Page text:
“They get one wrong? Chael comes over and makes a video about it. Then I get an email from them later, ‘Hey, why did you say all of those things?’ Why did I say all those things? That’s, that’s what happened. I didn’t even pass judgement on it. Leaving that to the audience to do. I’m just taking a little bit of a tone; I haven’t said a damn thing here,” noted Sonnen.
“But you always get some guy,” as Sonnen went on to explain, “That wants to come in, ‘Here’s how you fix it. You do open scoring. You bring in more judges. We bring in an instant replay. We have an analysis.’ We’re going to do all these things at the fight, none of them we get right. ‘Well you know, I wish someone would have brought this to our attention,’ quipped Sonnen as he mocked the “experts on the rules of fighting” in the athletic commissions who don’t know anything about fighting at all. “We could do something called checks and balances," explained Sonnen with an idea of his own. "With the leadership that passes these rules. That has no integrity to enforce them. Any other walk of life, that problem would be solved quickly,” explained Sonnen in offering up viable solutions to the plague of impropriety in combat sports.
And by solved quickly, he means their asses would be out the door. They would be fired for their “incompetence” which I’m personally convinced is in fact corruption wearing the veil of stupidity. These “experts on the rules of fighting,” conspicuously resembling the mafia and gangsters of boxings infamous past, criminals who ran an illegal crime syndicate where every avenue of impropriety was mapped out and explored by a criminal enterprise who exploited the sport for their own personal gain.
“Did you guys see this fight?,” asked Sonnen in his November 12, 2020 YouTube video titled, “Fighters quit all the time,” concerning yet another irregularity to recently take place in the sport of professional boxing. According to the report, “So, a guy goes out, he’s in a boxing match in which he’s a 22:1 underdog. A mystery shot takes place, he goes down, he’s out, fights over. And this is like fast. 40-seconds into it,” explained Sonnen. “And that’s with the 1, 2, 3, 4 all the way to 10 and the guys out. California State Athletic Commission withheld his purse and the commission said, Andy Foster spoke on this, he said, ‘Just to be perfectly clear, we are not accusing him of anything. We are not saying at all he did anything wrong; we are asking that he come and talk with us and we give this a review and we ask a couple of questions,’” explained Sonnen in setting the scene.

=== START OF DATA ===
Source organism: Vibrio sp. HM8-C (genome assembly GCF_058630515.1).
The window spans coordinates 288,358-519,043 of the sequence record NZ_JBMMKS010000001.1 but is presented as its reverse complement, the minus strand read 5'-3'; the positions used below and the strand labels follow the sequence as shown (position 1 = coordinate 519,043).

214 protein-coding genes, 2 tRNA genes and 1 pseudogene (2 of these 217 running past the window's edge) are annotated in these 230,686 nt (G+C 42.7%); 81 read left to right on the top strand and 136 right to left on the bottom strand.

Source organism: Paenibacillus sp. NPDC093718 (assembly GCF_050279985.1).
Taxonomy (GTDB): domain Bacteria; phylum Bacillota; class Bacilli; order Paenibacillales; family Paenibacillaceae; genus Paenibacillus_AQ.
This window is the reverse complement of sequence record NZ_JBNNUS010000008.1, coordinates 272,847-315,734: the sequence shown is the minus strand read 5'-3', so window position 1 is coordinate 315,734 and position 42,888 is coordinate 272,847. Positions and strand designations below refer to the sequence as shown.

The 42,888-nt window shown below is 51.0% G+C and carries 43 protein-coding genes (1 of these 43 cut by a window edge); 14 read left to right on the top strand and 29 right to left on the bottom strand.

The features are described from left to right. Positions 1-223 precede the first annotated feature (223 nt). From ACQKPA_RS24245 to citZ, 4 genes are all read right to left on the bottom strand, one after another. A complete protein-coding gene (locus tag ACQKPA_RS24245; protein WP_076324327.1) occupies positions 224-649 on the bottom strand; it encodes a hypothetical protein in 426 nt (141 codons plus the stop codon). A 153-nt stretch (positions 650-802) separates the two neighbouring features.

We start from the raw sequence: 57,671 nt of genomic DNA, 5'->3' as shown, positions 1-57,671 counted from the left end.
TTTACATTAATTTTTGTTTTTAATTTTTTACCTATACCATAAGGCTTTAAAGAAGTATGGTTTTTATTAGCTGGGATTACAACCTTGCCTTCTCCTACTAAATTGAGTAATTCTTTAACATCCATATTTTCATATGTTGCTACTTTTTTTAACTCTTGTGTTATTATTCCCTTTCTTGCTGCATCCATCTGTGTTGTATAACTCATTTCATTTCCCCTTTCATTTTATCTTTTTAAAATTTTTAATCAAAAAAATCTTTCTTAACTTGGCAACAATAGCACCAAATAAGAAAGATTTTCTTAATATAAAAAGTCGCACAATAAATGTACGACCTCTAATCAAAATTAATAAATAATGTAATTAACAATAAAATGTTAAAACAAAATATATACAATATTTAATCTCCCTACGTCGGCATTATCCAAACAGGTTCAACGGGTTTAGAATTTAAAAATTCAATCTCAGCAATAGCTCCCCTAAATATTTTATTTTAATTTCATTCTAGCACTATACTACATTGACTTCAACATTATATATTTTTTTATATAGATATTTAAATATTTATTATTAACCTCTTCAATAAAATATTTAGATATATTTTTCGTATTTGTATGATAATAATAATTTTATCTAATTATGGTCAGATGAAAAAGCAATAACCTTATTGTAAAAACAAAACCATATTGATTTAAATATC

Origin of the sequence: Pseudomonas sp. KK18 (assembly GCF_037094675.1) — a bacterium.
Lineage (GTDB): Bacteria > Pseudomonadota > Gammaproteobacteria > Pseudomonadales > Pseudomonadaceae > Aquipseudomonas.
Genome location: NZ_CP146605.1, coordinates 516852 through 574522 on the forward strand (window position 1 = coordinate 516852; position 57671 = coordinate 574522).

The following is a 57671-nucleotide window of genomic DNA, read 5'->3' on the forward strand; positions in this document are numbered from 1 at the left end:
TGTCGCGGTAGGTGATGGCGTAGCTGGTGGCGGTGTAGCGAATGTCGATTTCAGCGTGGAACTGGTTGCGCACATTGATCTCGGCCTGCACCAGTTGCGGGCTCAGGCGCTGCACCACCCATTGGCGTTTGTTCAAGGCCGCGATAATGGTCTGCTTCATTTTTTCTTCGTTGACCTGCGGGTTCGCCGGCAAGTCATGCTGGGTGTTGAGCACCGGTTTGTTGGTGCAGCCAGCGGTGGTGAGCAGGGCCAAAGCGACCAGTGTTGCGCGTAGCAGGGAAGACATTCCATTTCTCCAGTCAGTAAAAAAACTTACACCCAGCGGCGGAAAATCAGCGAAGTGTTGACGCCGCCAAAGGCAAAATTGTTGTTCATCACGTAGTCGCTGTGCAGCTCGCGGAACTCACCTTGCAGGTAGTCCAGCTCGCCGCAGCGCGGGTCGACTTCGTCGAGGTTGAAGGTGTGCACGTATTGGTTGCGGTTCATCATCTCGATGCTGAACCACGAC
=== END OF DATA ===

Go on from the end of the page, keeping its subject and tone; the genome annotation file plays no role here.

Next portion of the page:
“Okay, so very polite. Very polite by the Executive Director,” quipped Sonnen. “But if you take another bit of a look at this or you go watch the fight, there is no make-believe story where the guy was knocked out. It was a punch that was thrown, the glove, legal part of the punch in boxing, never touches him,” explained Sonnen.
“But his bicep, the guys bicep kind of comes around and touches his face, he goes down and never gets up. I’m not certain what it is he needs to explain,” noted Sonnen. “There is nothing within the rules that for it to be a knockout you, have to be knocked out. There’s not even anything in the rules that says you have to try. This is a case where he got very scared and looked for a way out. But that’s extremely common. Guys do this every Saturday night. Most of them sell it a little bit better. Most of them will wait until that punch lands and then go down and start arguing with the Ref and throw this whole fit, and get into the back, hit the shower and go, ‘Whoa. Got away with one,’” explained Sonnen on the actual truth to prize fighting from the perspective a cage fighter who's been in there with the very best there is.
“I just don’t know where the commission would come into it. What’s the commission going to say? Were you hurt? Were you really hurt? Why did you stay down? ‘Does it matter? I’m not a very tough guy, I didn’t belong in there. It was a mismatch, I got scared. He touched me, I was looking for a way out, I took it earlier than most guys would. I was planning to take it in the third round, I found it in the first 40-seconds.’ What do you say? That now becomes the athlete, between the athlete and his promoters,” explained Sonnen in how the CEO of Bad Guy Inc. sees it.
With virtually every corner of the combat sports industry infiltrated and susceptible to impropriety, from state athletic commissions taking the unusual step of withholding a fighters purse, likely because they weren't brought in on the backdoor deals themselves prior to the contest in acquiring their own piece of the pie on down to the fake experts in the combat sports media complicit in the conspiracy of silence; virtually every level of the industry is dirty and on the take as they find themselves elbow deep in the cookie jar of corruption. With the weird, strange and out of the ordinary incr;'/ mneasingly becoming common place in professional boxing and mixed martial arts, one would be forgiven in not mistaking the combat sports entertainment industry for anything else but a vast criminal enterprise. Which leads us back to the words of the great boxing writer and historian Bert Sugar who once noted that, “Boxing has no more eyes left to blacken.”